WNC AgOptions offers grants to farmers in the following counties/units: Avery, Buncombe, Burke, Caldwell, Cherokee, Clay, Cleveland, Graham, Haywood, Henderson, Jackson, Macon, Madison, McDowell, Mitchell, Polk, Rutherford, Swain, Transylvania, Watauga and Yancey counties as well as the Eastern Band of Cherokee Indians. Interested farmers who live outside of this coverage area should contact RAFI-USA's Tobacco Communities Reinvestment Fund, also exclusively funded by the N.C. Tobacco Trust Fund Commission. See

The administrator of WNC AgOptions is WNC Communities, a non-profit organization that has been improving agriculture in the region since 1947. WNC Communities provides a unique forum for leaders in western North Carolina to carry out innovative programs to improve the quality of life for rural communities and to enhance the agriculture economy.

"WNC Communities is delighted to serve as administrator for WNC AgOptions," said L.T. Ward, Vice President of WNC Commuities. "We are grateful to the N.C. Tobacco Trust Fund Commission and North Carolina legislators for their support throughout the past eleven years. We are extremely pleased the Commission has made a two year commitment, which is confirmation of their confidence in the success of this important and effective program."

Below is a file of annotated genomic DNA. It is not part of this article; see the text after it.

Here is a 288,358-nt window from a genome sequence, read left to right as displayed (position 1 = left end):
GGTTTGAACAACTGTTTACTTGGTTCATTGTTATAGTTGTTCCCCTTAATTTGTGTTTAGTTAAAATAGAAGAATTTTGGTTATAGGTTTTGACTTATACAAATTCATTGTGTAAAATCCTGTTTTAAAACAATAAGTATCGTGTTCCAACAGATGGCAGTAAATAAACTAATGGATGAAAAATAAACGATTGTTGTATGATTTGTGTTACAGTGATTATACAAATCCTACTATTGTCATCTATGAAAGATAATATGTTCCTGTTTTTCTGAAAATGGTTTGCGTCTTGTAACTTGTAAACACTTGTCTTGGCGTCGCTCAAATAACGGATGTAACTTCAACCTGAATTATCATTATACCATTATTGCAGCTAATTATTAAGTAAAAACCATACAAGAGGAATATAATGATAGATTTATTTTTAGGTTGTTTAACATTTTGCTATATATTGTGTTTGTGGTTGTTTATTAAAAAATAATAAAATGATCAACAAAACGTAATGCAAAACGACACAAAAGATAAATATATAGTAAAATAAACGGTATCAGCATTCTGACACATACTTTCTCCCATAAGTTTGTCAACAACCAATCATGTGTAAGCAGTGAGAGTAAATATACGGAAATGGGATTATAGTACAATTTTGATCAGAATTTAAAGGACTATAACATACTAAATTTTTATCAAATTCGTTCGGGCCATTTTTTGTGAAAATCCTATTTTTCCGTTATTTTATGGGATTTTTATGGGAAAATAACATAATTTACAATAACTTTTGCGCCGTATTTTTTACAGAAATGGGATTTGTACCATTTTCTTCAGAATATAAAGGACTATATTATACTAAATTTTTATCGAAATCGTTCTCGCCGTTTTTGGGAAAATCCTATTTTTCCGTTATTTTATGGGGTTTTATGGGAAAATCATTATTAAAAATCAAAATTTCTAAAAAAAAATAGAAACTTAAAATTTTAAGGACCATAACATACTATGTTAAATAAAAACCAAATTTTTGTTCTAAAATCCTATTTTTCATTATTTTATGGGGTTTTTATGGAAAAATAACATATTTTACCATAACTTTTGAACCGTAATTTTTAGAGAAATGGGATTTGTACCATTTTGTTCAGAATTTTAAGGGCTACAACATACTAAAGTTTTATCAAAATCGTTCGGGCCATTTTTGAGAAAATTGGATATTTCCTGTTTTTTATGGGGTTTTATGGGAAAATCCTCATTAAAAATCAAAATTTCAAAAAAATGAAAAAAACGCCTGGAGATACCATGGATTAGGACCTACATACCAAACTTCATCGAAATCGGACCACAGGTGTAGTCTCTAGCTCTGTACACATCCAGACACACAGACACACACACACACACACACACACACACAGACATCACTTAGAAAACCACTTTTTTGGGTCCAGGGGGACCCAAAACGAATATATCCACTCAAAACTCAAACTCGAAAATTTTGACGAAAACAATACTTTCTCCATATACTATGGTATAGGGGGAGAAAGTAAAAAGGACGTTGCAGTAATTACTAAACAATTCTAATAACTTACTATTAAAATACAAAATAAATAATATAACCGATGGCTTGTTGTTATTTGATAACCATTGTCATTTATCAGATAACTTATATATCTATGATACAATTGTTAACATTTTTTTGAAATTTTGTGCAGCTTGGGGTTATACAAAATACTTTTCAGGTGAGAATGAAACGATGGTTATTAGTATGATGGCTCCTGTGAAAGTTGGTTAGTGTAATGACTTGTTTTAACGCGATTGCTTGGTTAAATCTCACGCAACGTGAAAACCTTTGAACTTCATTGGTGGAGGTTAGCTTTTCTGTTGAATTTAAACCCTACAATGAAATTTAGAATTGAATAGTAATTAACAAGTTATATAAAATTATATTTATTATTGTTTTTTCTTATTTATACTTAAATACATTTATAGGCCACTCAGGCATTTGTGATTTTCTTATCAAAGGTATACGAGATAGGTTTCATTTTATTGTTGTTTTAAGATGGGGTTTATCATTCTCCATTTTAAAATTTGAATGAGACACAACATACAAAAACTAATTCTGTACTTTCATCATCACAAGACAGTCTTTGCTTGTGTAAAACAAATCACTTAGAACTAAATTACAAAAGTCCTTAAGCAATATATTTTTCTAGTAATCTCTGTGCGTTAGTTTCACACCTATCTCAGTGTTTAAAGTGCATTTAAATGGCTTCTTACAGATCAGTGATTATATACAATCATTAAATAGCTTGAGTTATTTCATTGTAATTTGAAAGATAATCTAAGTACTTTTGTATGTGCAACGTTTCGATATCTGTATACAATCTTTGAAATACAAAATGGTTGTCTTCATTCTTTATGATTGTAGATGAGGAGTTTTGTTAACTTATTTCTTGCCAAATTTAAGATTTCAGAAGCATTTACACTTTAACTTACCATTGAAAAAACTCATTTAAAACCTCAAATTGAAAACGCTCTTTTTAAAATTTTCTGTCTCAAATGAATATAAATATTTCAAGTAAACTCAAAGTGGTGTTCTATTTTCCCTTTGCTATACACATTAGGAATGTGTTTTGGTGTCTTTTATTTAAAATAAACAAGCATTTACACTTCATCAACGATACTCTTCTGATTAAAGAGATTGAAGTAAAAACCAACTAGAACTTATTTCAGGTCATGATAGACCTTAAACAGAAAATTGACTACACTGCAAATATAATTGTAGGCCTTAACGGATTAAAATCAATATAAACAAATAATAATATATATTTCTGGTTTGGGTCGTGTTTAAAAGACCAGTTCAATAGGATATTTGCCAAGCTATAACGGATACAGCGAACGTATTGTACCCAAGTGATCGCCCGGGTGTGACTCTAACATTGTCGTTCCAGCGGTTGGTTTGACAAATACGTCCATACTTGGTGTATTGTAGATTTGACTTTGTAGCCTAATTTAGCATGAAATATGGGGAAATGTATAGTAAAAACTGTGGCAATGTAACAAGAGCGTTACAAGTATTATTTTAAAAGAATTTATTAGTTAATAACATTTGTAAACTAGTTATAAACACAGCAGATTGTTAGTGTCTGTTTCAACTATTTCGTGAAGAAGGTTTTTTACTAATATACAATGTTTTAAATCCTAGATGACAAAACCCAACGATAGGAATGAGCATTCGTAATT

Members of the WNC AgOptions steering committee include: representatives from N.C. Cooperative Extension, N.C. Department of Agriculture & Consumer Services–Marketing Division, WNC Communities, Appalachian Sustainable Agriculture Project and other leaders in agribusiness. For more information, see the following: WNC Agricultural Options:; N.C. Cooperative Extension Centers: www.ces.ncsu.eduN.C. Tobacco Trust Fund; WNC Communities:

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In Watauga County, growers interested in developing grant proposals should contact one of the following Extension Agents (no later than 10/24!):
Fruit, Vegetable, Herb, Medicinal, or Mushroom projects: Richard Boylan -
Livestock projects: Eddy Labus -
Christmas Tree projects: Jim Hamilton -

Monday, October 6, 2014

National 4-H Week